[0028] Referring to Fig. 1 1, in some embodiments, the spray hole having a gradual outlet curvature may be combined with large radius at the spray hole inlet 22. In some embodiments, the radius of the outlet curvature may be the same as the radius of the inlet curvature (shown). In other embodiments, the radius of the outlet curvature may be the different from the radius of the inlet curvature (not shown).

[0029] The particular shape of the spray hole inlet and outlet curvatures may be optimized to minimize flow rate reduction and/or potential clogging issues.

[0030] Referring to Fig. 12, it can be advantageous to increase the angular momentum of the fuel passing through the spray hole 20 since increased angular momentum will increase spray breakup and/or minimize penetration.

[0031] The angular momentum of fluid passing through the spray hole 20 may be increased by either altering the fuel path to the spray hole outlet 24, or by adding channels to the spray hole passageway surface 26. For example, features including channels/grooves (not shown) or a helical protrusion 40 can be added to the surface of the spray hole passageway 26. The features 40 serve to alter the fuel path through the nozzle to generate angular momentum. In the illustrated embodiment, the helical protrusion 40 has a triangular cross-sectional shape, but the helical protrusion 40 is not limited to this cross-sectional shape. For example, the helical protrusion 40 may have a rectangular cross sectional shape, a curved cross sectional shape or other appropriate shape.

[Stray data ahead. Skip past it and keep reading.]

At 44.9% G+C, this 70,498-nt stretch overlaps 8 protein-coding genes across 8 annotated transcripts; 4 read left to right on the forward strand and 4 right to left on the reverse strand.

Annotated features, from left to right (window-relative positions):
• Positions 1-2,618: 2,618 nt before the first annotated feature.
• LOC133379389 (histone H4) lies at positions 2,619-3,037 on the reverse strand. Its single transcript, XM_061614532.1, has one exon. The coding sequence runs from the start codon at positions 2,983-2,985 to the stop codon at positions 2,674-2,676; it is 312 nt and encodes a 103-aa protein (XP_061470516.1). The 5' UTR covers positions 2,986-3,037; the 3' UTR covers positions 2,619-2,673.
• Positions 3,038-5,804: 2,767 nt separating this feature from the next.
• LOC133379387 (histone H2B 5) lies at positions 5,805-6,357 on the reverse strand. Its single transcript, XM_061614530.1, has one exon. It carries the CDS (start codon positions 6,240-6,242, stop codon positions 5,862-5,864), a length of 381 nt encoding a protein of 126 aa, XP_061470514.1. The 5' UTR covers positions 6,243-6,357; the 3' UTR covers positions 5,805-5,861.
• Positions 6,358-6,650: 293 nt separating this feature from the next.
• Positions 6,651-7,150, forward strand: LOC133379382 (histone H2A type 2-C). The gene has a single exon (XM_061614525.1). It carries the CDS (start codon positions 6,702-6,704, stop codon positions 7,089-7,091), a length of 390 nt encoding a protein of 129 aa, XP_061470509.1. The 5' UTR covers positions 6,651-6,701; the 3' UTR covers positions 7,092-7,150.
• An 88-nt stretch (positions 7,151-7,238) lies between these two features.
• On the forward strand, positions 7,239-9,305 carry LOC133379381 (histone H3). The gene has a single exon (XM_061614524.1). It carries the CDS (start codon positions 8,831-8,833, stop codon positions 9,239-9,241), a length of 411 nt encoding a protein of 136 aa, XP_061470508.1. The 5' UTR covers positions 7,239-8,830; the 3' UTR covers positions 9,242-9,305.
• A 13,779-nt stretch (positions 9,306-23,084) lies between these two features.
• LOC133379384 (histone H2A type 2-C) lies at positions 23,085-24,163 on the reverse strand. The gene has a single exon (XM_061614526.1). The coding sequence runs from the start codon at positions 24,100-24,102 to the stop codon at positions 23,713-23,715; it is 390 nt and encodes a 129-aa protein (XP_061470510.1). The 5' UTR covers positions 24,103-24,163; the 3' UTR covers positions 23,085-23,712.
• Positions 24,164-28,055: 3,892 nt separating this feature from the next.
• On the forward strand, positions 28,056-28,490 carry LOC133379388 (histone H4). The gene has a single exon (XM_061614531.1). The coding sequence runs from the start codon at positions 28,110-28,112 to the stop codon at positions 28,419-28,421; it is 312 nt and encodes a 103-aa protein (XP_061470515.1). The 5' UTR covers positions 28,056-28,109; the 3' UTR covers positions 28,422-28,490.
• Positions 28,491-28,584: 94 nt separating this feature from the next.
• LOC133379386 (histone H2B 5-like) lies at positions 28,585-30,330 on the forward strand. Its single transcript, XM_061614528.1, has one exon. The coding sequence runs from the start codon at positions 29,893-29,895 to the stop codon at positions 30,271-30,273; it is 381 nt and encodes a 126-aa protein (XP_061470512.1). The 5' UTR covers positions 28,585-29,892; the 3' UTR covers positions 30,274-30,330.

[0032] The specific shape and dimensions of the angular momentum increasing features may be optimized to avoid a widened plume angle and avoid or minimize an increase cavitation.

[0033] The features described herein with respect to Figs. 4-6 and 10-12 may be used alone or in combination to control the characteristics of the fuel spray and thus reduce the engine-out emissions.

[0034] Selective illustrative embodiments of the fuel injector and valve seat are described above in some detail. It should be understood that only structures considered necessary for clarifying the fuel injector and valve seat have been described herein. Other conventional structures, and those of ancillary and auxiliary components of the fuel injector and valve seat, are assumed to be known and understood by those skilled in the art. Moreover, while a working example of the fuel injector and valve seat have been described above, the fuel injector and valve seat are not limited to the working examples described above, but various design alterations may be carried out without departing from the fuel injector and valve seat as set forth in the claims.